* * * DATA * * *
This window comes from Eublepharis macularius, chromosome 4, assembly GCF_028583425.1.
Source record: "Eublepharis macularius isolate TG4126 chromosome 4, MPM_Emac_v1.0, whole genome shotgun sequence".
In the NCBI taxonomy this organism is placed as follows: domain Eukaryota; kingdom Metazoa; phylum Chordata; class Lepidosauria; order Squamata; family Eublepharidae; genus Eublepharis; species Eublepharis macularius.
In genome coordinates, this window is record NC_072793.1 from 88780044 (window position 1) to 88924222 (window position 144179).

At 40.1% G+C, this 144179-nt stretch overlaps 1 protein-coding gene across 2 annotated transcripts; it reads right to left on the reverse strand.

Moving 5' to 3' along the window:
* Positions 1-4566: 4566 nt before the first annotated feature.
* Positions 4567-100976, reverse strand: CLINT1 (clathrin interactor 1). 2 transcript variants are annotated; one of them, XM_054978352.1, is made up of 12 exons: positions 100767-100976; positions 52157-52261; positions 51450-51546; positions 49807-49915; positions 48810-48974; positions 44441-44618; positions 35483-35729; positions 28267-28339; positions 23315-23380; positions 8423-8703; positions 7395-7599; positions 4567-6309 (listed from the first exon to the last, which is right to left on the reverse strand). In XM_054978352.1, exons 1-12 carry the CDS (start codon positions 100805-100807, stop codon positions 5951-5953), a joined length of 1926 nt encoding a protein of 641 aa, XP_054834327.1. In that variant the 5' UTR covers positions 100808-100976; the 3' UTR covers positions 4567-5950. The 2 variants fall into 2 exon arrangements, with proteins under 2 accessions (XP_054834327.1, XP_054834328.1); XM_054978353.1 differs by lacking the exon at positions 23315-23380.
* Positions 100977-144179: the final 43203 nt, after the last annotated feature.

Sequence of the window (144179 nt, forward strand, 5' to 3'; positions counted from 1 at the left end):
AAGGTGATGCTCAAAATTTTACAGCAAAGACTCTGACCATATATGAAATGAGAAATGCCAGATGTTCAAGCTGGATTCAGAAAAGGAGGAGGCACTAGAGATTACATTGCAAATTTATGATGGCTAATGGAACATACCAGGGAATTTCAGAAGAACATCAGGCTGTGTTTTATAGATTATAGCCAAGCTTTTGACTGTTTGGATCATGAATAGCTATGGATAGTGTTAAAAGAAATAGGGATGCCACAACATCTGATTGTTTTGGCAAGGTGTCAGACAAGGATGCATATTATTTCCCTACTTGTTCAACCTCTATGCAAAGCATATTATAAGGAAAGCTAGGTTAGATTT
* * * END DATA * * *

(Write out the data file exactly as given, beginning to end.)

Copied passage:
This window comes from Eublepharis macularius, chromosome 4, assembly GCF_028583425.1.
Source record: "Eublepharis macularius isolate TG4126 chromosome 4, MPM_Emac_v1.0, whole genome shotgun sequence".
In the NCBI taxonomy this organism is placed as follows: domain Eukaryota; kingdom Metazoa; phylum Chordata; class Lepidosauria; order Squamata; family Eublepharidae; genus Eublepharis; species Eublepharis macularius.
In genome coordinates, this window is record NC_072793.1 from 88780044 (window position 1) to 88924222 (window position 144179).

At 40.1% G+C, this 144179-nt stretch overlaps 1 protein-coding gene across 2 annotated transcripts; it reads right to left on the reverse strand.

Moving 5' to 3' along the window:
* Positions 1-4566: 4566 nt before the first annotated feature.
* Positions 4567-100976, reverse strand: CLINT1 (clathrin interactor 1). 2 transcript variants are annotated; one of them, XM_054978352.1, is made up of 12 exons: positions 100767-100976; positions 52157-52261; positions 51450-51546; positions 49807-49915; positions 48810-48974; positions 44441-44618; positions 35483-35729; positions 28267-28339; positions 23315-23380; positions 8423-8703; positions 7395-7599; positions 4567-6309 (listed from the first exon to the last, which is right to left on the reverse strand). In XM_054978352.1, exons 1-12 carry the CDS (start codon positions 100805-100807, stop codon positions 5951-5953), a joined length of 1926 nt encoding a protein of 641 aa, XP_054834327.1. In that variant the 5' UTR covers positions 100808-100976; the 3' UTR covers positions 4567-5950. The 2 variants fall into 2 exon arrangements, with proteins under 2 accessions (XP_054834327.1, XP_054834328.1); XM_054978353.1 differs by lacking the exon at positions 23315-23380.
* Positions 100977-144179: the final 43203 nt, after the last annotated feature.

Sequence of the window (144179 nt, forward strand, 5' to 3'; positions counted from 1 at the left end):
AAGGTGATGCTCAAAATTTTACAGCAAAGACTCTGACCATATATGAAATGAGAAATGCCAGATGTTCAAGCTGGATTCAGAAAAGGAGGAGGCACTAGAGATTACATTGCAAATTTATGATGGCTAATGGAACATACCAGGGAATTTCAGAAGAACATCAGGCTGTGTTTTATAGATTATAGCCAAGCTTTTGACTGTTTGGATCATGAATAGCTATGGATAGTGTTAAAAGAAATAGGGATGCCACAACATCTGATTGTTTTGGCAAGGTGTCAGACAAGGATGCATATTATTTCCCTACTTGTTCAACCTCTATGCAAAGCATATTATAAGGAAAGCTAGGTTAGATTT